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Apr 13

Human obedience class – listen to your dog

  • Dogs must get so exasperated with humans – we expect them to be obedient, but don’t take nearly enough notice of their instructions.
    I’ve recently attended four human obedience classes and now know that when a dog acts in an unusual fashion I need to respond.
    Lesson One happened when Kate, a smarter-than-average dog, rushed inside, circled the coffee table, danced about and raced outside.
    I idly thought, “How odd.” I’d heard my father-in-law’s vehicle skid as he navigated our steep, rutted drive, but that was no surprise; it presents a challenge to all comers.
    I peered down the drive but could see no problems. Boy, was I ever wrong.
    A few minutes later said father-in-law arrives at the door. After planting his foot on the accelerator instead of the brake he’d rocketed off course, collected the front fence, narrowly missed a concrete strainer, and flown over the small seawall onto the beach. Luckily he only suffered a bruised hand and minor whiplash.
    But I’d learned. The next night I was trimming the grapevine after dinner when Floss trotted across the garden to watch the pet lambs.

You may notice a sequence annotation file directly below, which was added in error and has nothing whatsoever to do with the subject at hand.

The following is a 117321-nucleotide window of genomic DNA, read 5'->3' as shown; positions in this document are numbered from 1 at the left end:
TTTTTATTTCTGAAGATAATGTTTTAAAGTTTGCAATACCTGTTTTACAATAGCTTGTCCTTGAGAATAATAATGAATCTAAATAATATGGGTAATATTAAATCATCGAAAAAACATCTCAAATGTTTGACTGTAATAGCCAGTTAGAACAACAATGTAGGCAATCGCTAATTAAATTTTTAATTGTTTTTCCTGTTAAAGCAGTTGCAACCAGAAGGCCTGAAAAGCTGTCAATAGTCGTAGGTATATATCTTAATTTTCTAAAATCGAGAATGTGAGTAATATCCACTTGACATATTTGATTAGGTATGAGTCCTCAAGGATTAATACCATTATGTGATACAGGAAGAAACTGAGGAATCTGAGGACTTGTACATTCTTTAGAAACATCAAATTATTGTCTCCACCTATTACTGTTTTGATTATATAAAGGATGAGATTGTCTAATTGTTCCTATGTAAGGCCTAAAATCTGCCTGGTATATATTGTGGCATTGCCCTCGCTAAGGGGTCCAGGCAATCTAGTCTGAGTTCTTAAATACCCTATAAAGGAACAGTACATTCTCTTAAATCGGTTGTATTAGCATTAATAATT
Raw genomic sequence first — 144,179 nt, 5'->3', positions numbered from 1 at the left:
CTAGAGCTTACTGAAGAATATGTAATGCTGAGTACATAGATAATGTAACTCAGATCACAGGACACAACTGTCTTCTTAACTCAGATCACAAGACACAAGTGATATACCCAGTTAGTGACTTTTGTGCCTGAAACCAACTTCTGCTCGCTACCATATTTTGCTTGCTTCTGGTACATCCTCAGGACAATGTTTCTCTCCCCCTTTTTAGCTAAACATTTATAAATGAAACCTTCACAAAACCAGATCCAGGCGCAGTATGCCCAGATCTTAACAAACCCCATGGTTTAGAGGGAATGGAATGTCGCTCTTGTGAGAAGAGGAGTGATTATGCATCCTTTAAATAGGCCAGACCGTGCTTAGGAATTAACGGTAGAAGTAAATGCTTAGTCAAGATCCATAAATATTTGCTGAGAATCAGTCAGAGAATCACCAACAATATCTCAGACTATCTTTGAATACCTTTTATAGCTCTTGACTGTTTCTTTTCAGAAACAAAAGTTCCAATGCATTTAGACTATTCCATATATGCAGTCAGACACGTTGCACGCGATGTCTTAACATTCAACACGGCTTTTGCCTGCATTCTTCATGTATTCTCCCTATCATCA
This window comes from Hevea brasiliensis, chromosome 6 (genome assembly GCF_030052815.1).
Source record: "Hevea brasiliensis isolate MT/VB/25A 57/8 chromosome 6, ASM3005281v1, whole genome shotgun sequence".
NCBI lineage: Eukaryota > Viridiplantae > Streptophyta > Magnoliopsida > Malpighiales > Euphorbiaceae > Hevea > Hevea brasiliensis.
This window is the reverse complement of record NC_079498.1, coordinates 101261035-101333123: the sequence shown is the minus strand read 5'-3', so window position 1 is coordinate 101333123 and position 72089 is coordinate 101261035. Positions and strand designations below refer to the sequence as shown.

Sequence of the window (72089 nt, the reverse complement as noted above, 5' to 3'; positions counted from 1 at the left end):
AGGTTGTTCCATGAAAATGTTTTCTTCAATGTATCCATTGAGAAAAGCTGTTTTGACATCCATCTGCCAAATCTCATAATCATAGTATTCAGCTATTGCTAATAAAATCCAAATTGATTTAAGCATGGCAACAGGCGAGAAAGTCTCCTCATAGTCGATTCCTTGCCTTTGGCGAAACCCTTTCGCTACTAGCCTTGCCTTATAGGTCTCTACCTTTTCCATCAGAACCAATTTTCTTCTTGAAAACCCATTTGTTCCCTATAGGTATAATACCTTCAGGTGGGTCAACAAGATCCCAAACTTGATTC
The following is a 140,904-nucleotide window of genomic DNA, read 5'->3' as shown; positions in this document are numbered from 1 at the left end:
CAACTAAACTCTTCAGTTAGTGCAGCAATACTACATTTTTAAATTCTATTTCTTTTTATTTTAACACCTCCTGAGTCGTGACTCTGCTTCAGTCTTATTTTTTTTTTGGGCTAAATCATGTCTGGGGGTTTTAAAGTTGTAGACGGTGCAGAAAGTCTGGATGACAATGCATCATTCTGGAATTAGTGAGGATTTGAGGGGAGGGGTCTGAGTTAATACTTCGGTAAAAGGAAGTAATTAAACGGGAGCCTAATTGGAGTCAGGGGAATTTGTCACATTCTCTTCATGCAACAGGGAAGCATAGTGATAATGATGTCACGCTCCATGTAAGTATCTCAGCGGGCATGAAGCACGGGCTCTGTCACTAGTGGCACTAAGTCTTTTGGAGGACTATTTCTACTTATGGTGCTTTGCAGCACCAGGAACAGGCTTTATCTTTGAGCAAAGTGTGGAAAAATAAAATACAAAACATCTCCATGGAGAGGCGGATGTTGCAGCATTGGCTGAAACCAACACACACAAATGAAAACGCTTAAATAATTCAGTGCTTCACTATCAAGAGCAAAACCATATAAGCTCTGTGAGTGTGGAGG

Leads, weeds: both posed problems for Mary Kate.

    As she usually shows little interest in the pair, I idly thought, “How odd” – and followed her. Boy, was I ever right to do that.
    Mary Kate had got tangled in her lead. She was suffocating and on the verge of expiration. I flew through the gate and quickly whipped off her lead.
    The gasping lamb huffed and puffed for ages before she could stand up. Even though her paddock was quickly sheep-proofed, she became most suspicious of me.
    Then, a few evenings later, Floss barked. Nothing unusual about that, except it wasn’t her, ‘humans are approaching’ bark nor was it her ‘pay me some attention’ yap.
    I investigated. Yikes! Turns out it was her ‘forty or so escapee bulls are lunging around on the beach’ bark coupled with her ‘a nervous camper’s cowering in the doorway of the public toilet’ bark. We swung into action.
    Then came fourth time lucky: We were on the beach when Kate stopped dead and assumed the transfixed stare that usually indicates an irritating seabird blithely floating just out of reach.
    As there were no birds around, I looked harder. A pod of dolphins several hundred metres off shore was delivering a spectacular performance complete with leaps, flips and stylish dives.
    It was high time a human obedience lesson yielded something good.

About the author

Rae Roadley

Rae is a journalist, freelance writer and writing tutor. Soon after returning to her hometown to work for Northland's daily newspaper, she met beef and sheep farmer Rex Roadley. He lived in a historic home at Batley on the Kaipara Harbour and after moving there, Rae reported on farming then wrote a newspaper column, The Country Side. Her wryly amusing tales of country life earned many followers and led her to learn more about the local people, past and present. She tells the story of her new life in 'Love at the End of the Road: Finding my heart in the country'.

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